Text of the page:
So, initially I wanted to post my full paper about Irish society hindering the growth of baseball in Ireland on here that I wrote for a class last semester, but the file is too large. Instead, I’ll post the highlights of the paper.

My Personal Experience:

My experience with Irish baseball began in November of 2015. Both of my paternal grandparents were born and raised in Ireland so I was proud when I finally became an Irish citizen and learned of the potential opportunity to represent Ireland on the National Baseball Team. They did not recruit me by any stretch of the imagination. The only reason I was even aware that there was an Irish National Baseball Team was because the players on the British National Team told me about the Irish team during a post-high school European baseball tour. Following the news that I had become an Irish citizen—two years after my time in Europe—I spent a few hours on the Internet attempting to learn how I could play for the ‘Boys in Green,’ and eventually settled on simply emailing the head coach after coming across the Baseball Ireland website. I sent Coach Sean Mitchell an email telling him that I was interested in playing for the team and followed up by sending a recruiting video to him. He responded a few weeks later and informed me that I had made the team. Six months later, in June 2016, I arrived at my first National Team practice at the International Baseball Centre in Ashbourne with absolutely no idea what to expect. While it was, and still is, a small operation, I was impressed with the time and energy that was put in to make the National Team competitive.


Hitting and Throwing:

One societal difficulty standing in the way of the growth of baseball in Ireland are the sports that Irish children grow up playing. Hurling, an ancient Irish sport, is a sport that is somewhat similar to lacrosse in the sense that each player has a stick that must be used to advance the ball up field. The catch, however, is that the ball must be hit up and down on the stick while running. Although the form of hitting in hurling is different than baseball, this aspect of the game is actually beneficial to helping Irish children learn how to hit, because hurling cultivates hand-eye coordination. This helps young children to have success when first learning to hit a baseball. That being said, hitting is only half of the game. The other half, throwing and catching, provides serious challenges to Irish children because hurling, Gaelic football, soccer, and rugby are all prominent Irish sports that do not include any overhand throwing motion. During my five weeks in Ireland, it became very clear that this is the skill that the Irish struggle with teaching. Baseball Ireland has had difficulty teaching pitching, and the youth clinic that the National Team ran in July brought the struggles with throwing to the forefront. Children as old as fifteen were on the same throwing skill level as six or seven year olds in America.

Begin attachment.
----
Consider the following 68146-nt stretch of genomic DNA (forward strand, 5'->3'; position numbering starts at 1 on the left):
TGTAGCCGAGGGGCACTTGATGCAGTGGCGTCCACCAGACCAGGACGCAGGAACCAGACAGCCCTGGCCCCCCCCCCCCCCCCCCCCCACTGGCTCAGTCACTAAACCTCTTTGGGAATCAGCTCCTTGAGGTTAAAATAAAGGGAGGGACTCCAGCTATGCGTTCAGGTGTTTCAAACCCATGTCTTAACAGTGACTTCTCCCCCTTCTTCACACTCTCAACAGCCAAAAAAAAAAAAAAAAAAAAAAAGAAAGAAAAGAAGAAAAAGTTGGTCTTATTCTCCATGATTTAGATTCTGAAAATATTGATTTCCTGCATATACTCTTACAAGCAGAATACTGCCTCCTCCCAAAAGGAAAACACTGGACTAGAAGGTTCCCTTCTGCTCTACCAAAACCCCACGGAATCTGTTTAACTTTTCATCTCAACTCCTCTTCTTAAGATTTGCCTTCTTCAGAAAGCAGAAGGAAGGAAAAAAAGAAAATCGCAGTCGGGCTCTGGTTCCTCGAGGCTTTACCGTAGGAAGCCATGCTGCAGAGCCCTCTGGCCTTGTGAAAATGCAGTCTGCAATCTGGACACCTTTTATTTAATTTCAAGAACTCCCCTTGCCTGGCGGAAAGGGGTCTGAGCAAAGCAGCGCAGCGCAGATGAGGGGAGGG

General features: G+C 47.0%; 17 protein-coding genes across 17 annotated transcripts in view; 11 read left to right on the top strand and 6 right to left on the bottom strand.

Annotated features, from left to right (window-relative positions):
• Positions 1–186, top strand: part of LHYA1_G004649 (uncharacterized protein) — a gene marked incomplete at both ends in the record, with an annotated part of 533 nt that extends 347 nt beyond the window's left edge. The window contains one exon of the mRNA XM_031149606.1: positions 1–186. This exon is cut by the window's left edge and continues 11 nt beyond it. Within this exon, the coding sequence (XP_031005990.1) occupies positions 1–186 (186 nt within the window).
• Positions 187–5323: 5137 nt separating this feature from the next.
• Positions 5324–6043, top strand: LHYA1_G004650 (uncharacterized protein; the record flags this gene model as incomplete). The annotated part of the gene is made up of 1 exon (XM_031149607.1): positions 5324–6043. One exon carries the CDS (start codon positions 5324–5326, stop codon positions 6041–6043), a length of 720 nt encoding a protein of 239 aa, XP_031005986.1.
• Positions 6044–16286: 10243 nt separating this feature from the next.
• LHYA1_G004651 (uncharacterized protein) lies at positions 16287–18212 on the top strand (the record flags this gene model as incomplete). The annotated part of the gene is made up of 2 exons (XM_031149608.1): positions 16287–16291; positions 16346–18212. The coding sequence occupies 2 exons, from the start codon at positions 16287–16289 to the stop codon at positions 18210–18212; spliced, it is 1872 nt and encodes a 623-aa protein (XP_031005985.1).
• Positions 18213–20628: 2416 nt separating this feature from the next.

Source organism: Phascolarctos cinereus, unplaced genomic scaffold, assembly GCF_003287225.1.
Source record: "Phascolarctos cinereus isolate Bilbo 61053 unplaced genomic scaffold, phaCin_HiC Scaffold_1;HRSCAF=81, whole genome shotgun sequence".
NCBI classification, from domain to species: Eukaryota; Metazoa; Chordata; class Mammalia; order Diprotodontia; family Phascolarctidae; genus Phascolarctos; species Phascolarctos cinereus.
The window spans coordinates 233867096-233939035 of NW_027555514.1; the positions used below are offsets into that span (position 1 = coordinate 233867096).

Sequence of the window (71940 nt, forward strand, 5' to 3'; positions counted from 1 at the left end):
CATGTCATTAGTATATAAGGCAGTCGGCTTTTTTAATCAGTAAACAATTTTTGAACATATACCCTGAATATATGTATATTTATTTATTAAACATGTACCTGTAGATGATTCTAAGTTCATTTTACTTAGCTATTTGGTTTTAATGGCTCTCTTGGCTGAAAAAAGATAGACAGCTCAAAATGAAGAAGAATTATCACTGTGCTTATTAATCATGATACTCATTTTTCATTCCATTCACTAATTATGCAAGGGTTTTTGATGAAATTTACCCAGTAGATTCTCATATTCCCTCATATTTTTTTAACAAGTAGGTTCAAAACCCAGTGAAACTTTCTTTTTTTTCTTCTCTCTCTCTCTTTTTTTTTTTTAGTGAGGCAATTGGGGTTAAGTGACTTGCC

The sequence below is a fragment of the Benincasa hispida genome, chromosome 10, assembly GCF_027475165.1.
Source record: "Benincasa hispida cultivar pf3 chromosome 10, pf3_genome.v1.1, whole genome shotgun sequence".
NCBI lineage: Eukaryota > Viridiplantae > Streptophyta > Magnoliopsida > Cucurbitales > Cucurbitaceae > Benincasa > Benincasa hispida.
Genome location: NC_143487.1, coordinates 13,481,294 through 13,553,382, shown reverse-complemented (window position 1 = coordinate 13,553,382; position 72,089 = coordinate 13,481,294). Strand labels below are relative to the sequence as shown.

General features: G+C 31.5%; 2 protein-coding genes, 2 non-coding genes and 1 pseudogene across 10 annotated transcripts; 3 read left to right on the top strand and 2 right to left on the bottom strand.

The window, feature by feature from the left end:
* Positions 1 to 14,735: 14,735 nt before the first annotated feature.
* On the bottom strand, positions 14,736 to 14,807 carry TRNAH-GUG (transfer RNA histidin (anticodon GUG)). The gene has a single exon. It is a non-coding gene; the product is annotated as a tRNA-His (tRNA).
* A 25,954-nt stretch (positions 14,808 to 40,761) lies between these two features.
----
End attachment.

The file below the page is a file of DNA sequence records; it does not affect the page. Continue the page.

On another note, there was a documentary made about the founding of the Irish National Baseball Team. It is pretty entertaining, and gives some insight into the initial struggles they encountered PLUS it’s on youtube: www.youtube.com/watch?v=GFlUQfZr3MA



Modern Irish Identity in Comedy: “How to be Irish”

Now that my login issues are sorted at last, here is my slightly ridiculous contribution.

The Internet has been an extremely useful tool for expanding general knowledge about all cultures, as it is accessible to people all around the world, of all sorts of different nationalities and backgrounds. As a result of like being able to find like more easily, communities form: around similar interests, shared beliefs, and identities (to name a few).

The analysis of the transformation of identity as a result of the internet is definitely not a subject I can cover in one blog post because, though fascinating, it would take a metric ton of research at the very least to even begin to comprehend it, and that is far beyond what we’re focusing on in this course. That said, I think the significance of being a member of a niche culture has changed on a global scale, and that includes the Irish. (Not to say that Ireland itself is “niche,” just that it does have a particular culture that is reserved to a small area, i.e. one island in the Atlantic Ocean.)

What I want to discuss today has to do with this specific video by an Irish YouTuber who goes by the name JackSepticEye:

Irish Time With Jack